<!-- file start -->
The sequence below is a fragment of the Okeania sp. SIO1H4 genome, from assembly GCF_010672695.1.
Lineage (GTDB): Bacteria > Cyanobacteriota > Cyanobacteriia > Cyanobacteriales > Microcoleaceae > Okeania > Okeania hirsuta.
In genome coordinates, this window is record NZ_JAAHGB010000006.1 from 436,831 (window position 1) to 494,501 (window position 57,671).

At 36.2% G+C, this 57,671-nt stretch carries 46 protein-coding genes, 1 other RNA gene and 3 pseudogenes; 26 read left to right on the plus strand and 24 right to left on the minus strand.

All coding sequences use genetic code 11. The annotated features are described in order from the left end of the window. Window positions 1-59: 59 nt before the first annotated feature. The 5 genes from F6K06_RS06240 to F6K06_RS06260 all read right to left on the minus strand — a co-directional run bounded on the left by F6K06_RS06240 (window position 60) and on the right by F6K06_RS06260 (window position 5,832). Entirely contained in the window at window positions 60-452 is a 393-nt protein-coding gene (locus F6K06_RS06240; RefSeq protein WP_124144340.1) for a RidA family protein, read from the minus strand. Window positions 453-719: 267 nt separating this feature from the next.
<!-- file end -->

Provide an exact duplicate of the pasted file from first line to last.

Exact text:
The sequence below is a fragment of the Okeania sp. SIO1H4 genome, from assembly GCF_010672695.1.
Lineage (GTDB): Bacteria > Cyanobacteriota > Cyanobacteriia > Cyanobacteriales > Microcoleaceae > Okeania > Okeania hirsuta.
In genome coordinates, this window is record NZ_JAAHGB010000006.1 from 436,831 (window position 1) to 494,501 (window position 57,671).

At 36.2% G+C, this 57,671-nt stretch carries 46 protein-coding genes, 1 other RNA gene and 3 pseudogenes; 26 read left to right on the plus strand and 24 right to left on the minus strand.

All coding sequences use genetic code 11. The annotated features are described in order from the left end of the window. Window positions 1-59: 59 nt before the first annotated feature. The 5 genes from F6K06_RS06240 to F6K06_RS06260 all read right to left on the minus strand — a co-directional run bounded on the left by F6K06_RS06240 (window position 60) and on the right by F6K06_RS06260 (window position 5,832). Entirely contained in the window at window positions 60-452 is a 393-nt protein-coding gene (locus F6K06_RS06240; RefSeq protein WP_124144340.1) for a RidA family protein, read from the minus strand. Window positions 453-719: 267 nt separating this feature from the next.